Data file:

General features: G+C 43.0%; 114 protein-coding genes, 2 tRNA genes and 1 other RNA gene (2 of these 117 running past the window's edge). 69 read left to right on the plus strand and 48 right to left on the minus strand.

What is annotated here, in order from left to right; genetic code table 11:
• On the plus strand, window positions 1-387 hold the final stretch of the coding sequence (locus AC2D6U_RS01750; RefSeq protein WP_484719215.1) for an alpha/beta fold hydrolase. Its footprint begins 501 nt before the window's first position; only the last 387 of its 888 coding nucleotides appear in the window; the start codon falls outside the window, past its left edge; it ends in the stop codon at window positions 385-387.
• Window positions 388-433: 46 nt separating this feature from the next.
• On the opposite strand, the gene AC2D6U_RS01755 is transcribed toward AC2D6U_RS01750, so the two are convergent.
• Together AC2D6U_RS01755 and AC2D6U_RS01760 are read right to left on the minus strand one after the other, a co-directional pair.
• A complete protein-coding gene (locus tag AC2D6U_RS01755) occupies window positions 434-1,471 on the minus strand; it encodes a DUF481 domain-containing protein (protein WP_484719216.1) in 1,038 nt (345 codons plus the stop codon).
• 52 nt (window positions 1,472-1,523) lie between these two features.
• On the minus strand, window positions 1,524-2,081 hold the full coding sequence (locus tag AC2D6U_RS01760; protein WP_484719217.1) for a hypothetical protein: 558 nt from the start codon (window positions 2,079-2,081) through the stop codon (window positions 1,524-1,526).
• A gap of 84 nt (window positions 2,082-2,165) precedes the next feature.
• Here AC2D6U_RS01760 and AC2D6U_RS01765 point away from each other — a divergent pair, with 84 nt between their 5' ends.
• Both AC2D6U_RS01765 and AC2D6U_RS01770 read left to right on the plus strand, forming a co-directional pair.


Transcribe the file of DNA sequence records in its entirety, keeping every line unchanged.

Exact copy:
General features: G+C 43.0%; 114 protein-coding genes, 2 tRNA genes and 1 other RNA gene (2 of these 117 running past the window's edge). 69 read left to right on the plus strand and 48 right to left on the minus strand.

What is annotated here, in order from left to right; genetic code table 11:
• On the plus strand, window positions 1-387 hold the final stretch of the coding sequence (locus AC2D6U_RS01750; RefSeq protein WP_484719215.1) for an alpha/beta fold hydrolase. Its footprint begins 501 nt before the window's first position; only the last 387 of its 888 coding nucleotides appear in the window; the start codon falls outside the window, past its left edge; it ends in the stop codon at window positions 385-387.
• Window positions 388-433: 46 nt separating this feature from the next.
• On the opposite strand, the gene AC2D6U_RS01755 is transcribed toward AC2D6U_RS01750, so the two are convergent.
• Together AC2D6U_RS01755 and AC2D6U_RS01760 are read right to left on the minus strand one after the other, a co-directional pair.
• A complete protein-coding gene (locus tag AC2D6U_RS01755) occupies window positions 434-1,471 on the minus strand; it encodes a DUF481 domain-containing protein (protein WP_484719216.1) in 1,038 nt (345 codons plus the stop codon).
• 52 nt (window positions 1,472-1,523) lie between these two features.
• On the minus strand, window positions 1,524-2,081 hold the full coding sequence (locus tag AC2D6U_RS01760; protein WP_484719217.1) for a hypothetical protein: 558 nt from the start codon (window positions 2,079-2,081) through the stop codon (window positions 1,524-1,526).
• A gap of 84 nt (window positions 2,082-2,165) precedes the next feature.
• Here AC2D6U_RS01760 and AC2D6U_RS01765 point away from each other — a divergent pair, with 84 nt between their 5' ends.
• Both AC2D6U_RS01765 and AC2D6U_RS01770 read left to right on the plus strand, forming a co-directional pair.